Format

Send to

Choose Destination
See comment in PubMed Commons below
Arch Intern Med. 2008 Dec 8;168(22):2466-73. doi: 10.1001/archinte.168.22.2466.

A simple algorithm to predict incident kidney disease.

Author information

1
Division of Nephrology and Hypertension, Department of Medicine, School of Medicine, University of North Carolina at Chapel Hill, Chapel Hill, NC 27599-7155, USA. sagar@med.unc.edu

Abstract

BACKGROUND:

Despite the growing burden of chronic kidney disease (CKD), there are no algorithms (to our knowledge) to quantify the effect of concurrent risk factors on the development of incident disease.

METHODS:

A combined cohort (N = 14 155) of 2 community-based studies, the Atherosclerosis Risk in Communities Study and the Cardiovascular Health Study, was formed among men and women 45 years or older with an estimated glomerular filtration rate (GFR) exceeding 60 mL/min/1.73 m(2) at baseline. The primary outcome was the development of a GFR less than 60 mL/min/1.73 m(2) during a follow-up period of up to 9 years. Three prediction algorithms derived from the development data set were evaluated in the validation data set.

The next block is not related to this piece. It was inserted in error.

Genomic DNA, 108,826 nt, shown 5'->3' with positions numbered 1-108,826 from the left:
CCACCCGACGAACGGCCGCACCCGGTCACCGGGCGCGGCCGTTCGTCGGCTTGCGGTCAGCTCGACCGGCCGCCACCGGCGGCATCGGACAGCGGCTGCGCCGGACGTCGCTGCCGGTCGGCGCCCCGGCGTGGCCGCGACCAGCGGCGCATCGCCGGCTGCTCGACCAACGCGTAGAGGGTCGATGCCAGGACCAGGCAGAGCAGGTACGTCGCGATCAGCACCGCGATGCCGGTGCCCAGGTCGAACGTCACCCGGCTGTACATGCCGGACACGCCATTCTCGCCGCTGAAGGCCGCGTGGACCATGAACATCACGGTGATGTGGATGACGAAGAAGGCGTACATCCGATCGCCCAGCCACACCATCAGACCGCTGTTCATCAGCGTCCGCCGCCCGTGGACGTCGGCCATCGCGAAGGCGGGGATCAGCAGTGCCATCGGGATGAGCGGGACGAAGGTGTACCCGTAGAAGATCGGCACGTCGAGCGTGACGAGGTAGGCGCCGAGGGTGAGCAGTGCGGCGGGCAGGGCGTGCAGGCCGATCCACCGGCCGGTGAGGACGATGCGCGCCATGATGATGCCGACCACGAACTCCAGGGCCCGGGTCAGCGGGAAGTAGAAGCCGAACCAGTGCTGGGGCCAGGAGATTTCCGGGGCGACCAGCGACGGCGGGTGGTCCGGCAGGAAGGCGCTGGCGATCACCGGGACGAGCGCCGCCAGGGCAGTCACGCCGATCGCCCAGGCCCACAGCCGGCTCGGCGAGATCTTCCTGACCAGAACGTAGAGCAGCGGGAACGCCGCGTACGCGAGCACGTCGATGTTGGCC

RESULTS:

The 3 prediction algorithms were continuous and categorical best-fitting models with 10 predictors and a simplified categorical model with 8 predictors. All showed discrimination with area under the receiver operating characteristic curve in a range of 0.69 to 0.70. In the simplified model, age, anemia, female sex, hypertension, diabetes mellitus, peripheral vascular disease, and history of congestive heart failure or cardiovascular disease were associated with the development of a GFR less than 60 mL/min/1.73 m(2). A numeric score of at least 3 using the simplified algorithm captured approximately 70% of incident cases (sensitivity) and accurately predicted a 17% risk of developing CKD (positive predictive value).

CONCLUSIONS:

An algorithm containing commonly understood variables helps to stratify middle-aged and older individuals at high risk for future CKD. The model can be used to guide population-level prevention efforts and to initiate discussions between practitioners and patients about risk for kidney disease.

Comment in

PMID:
19064831
PMCID:
PMC2849985
DOI:
10.1001/archinte.168.22.2466
[Indexed for MEDLINE]
Free PMC Article
PubMed Commons home

PubMed Commons

0 comments
How to join PubMed Commons

    Supplemental Content

    Full text links

    Icon for Silverchair Information Systems Icon for PubMed Central
    Loading ...
    Support Center